RISK ANALYSIS, COMPLIANCE, and DEVELOPING A CULTURE of SAFETY
Consider all the speeding tickets and drinking and driving citations that are issued and people still speed or drink and drive. The same holds true for safety procedures and OSHA compliance. There must be a better way to get workers to work safe not for the sake of merely following safety procedures or complying with OSHA regulations. The better way is to train workers on risk identification, assessment, analysis, and control and mitigation techniques.
The only thing that separates two cars driving in opposite directions from having a collision is the double yellow line in the middle of the road. Why do they not cross the double yellow line even when there is no cop or other means of “immediate” enforcement to comply with the law? It seems that the only motivation is each drivers’ decision to stay on their respective sides of the road. Is their decision based on a fear of enforcement or citations? Drivers look at the opposing vehicle and understand the hazard presented of a head-on collision. Drivers seem to understand the “risk” of the high likelihood of a head-on collision as well as understand the potential consequences of a head-on collision such as physical damage to their vehicle, significant injury to themselves or even a fatality. Without looking at a risk matrix or referring to risk assessment form, the drivers make the decision to stay on their respective sides of the double yellow line which also happens to be the law.
The same applies to driving the wrong way on a four-lane highway or a person standing in the middle of a busy roadway. Why is it not compliance with the laws that affect their decision in these situations? It is because we understand the concept of risk, consequences and likelihood, and base the decision on “what is in it for me?” or “what do I get out of it?” or “of what benefit is it to me?”
What keeps drivers staying on their side of the double yellow line when we do not know who the other driver is or know exactly what they will do. We are hanging onto blind trust and hope that the other driver understands the risk, consequences and likelihood, of a head-on collision as we do. The likelihood is reduced because of this mutually blind trust between both drivers to do the thing that will keep each of them out of a head-on collision. The consequence is unaffected as it is still high.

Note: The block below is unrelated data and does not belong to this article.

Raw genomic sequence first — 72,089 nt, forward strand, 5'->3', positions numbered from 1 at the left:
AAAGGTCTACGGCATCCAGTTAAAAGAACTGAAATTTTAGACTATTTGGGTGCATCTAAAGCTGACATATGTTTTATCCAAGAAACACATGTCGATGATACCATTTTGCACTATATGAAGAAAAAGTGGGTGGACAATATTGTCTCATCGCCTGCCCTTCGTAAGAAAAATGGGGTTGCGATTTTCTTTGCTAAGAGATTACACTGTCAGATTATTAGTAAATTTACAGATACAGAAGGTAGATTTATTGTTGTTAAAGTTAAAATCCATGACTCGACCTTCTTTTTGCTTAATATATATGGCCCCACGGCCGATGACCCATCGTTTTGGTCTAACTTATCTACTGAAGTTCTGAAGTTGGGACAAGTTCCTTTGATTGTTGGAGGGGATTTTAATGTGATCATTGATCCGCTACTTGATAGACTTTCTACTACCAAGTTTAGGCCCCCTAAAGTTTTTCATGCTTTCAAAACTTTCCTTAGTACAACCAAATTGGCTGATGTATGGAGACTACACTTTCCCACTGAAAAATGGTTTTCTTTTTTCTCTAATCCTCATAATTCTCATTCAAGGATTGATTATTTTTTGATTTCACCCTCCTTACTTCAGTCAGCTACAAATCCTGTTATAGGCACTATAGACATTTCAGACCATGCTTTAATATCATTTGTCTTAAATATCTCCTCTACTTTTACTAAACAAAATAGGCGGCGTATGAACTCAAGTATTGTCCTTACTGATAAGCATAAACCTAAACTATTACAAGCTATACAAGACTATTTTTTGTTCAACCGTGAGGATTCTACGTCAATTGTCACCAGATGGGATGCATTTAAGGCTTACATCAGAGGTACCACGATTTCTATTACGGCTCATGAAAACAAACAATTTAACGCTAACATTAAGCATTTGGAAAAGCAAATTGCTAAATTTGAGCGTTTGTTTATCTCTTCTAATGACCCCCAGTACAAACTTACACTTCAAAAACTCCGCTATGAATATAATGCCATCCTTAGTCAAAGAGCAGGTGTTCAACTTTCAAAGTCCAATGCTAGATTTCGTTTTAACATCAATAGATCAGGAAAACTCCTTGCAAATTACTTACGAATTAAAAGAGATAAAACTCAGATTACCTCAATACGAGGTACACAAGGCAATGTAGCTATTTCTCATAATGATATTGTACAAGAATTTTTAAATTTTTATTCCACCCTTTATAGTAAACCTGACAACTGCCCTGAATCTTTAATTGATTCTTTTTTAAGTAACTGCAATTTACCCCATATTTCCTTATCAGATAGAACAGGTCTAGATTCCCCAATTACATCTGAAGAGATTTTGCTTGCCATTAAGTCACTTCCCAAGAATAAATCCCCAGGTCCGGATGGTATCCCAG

Why doesn’t each driver become complacent (other than the distracted driver) and just drive on the other side of the double yellow line? The longer we drive and we do not get into an accident the potential is there to develop complacency. Do we have enough near-misses ourselves to keep complacency in check? Do we see enough news stories of others getting into accidents that we do not get complacent?
How can we convince workers and employers to consider risk, likelihood and consequence, in the workplace? We already consider it on the roadways and act appropriately most of the time.
In the driving scenario, is it compliance with the law or is it more of developing a culture of considering risk, likelihood and consequence, to determine our driving habits?
Is there a better way to develop a safety culture instead of relying on compliance and enforcement?
Consider a “new” driver, how do we get them, in a very short timeframe of training, to understand the risk, likelihood and consequence, of driving so that they stay on their side of the double yellow line?
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